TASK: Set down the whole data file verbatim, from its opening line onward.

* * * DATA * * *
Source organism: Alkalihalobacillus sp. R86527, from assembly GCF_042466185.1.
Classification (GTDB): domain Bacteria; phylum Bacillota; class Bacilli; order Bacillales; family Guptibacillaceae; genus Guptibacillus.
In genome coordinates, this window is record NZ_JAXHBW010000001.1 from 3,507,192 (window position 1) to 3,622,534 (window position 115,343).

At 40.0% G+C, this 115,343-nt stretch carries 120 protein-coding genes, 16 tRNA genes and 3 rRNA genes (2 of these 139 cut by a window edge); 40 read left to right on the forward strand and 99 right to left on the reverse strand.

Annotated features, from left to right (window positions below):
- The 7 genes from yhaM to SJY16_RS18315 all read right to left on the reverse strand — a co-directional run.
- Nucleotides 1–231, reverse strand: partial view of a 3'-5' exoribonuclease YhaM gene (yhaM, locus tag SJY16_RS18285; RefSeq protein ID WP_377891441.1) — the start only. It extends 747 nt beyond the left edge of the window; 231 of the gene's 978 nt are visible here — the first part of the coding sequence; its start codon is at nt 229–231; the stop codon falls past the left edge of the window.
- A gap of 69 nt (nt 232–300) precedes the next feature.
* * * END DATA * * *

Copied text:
Source organism: Alkalihalobacillus sp. R86527, from assembly GCF_042466185.1.
Classification (GTDB): domain Bacteria; phylum Bacillota; class Bacilli; order Bacillales; family Guptibacillaceae; genus Guptibacillus.
In genome coordinates, this window is record NZ_JAXHBW010000001.1 from 3,507,192 (window position 1) to 3,622,534 (window position 115,343).

At 40.0% G+C, this 115,343-nt stretch carries 120 protein-coding genes, 16 tRNA genes and 3 rRNA genes (2 of these 139 cut by a window edge); 40 read left to right on the forward strand and 99 right to left on the reverse strand.

Annotated features, from left to right (window positions below):
- The 7 genes from yhaM to SJY16_RS18315 all read right to left on the reverse strand — a co-directional run.
- Nucleotides 1–231, reverse strand: partial view of a 3'-5' exoribonuclease YhaM gene (yhaM, locus tag SJY16_RS18285; RefSeq protein ID WP_377891441.1) — the start only. It extends 747 nt beyond the left edge of the window; 231 of the gene's 978 nt are visible here — the first part of the coding sequence; its start codon is at nt 229–231; the stop codon falls past the left edge of the window.
- A gap of 69 nt (nt 232–300) precedes the next feature.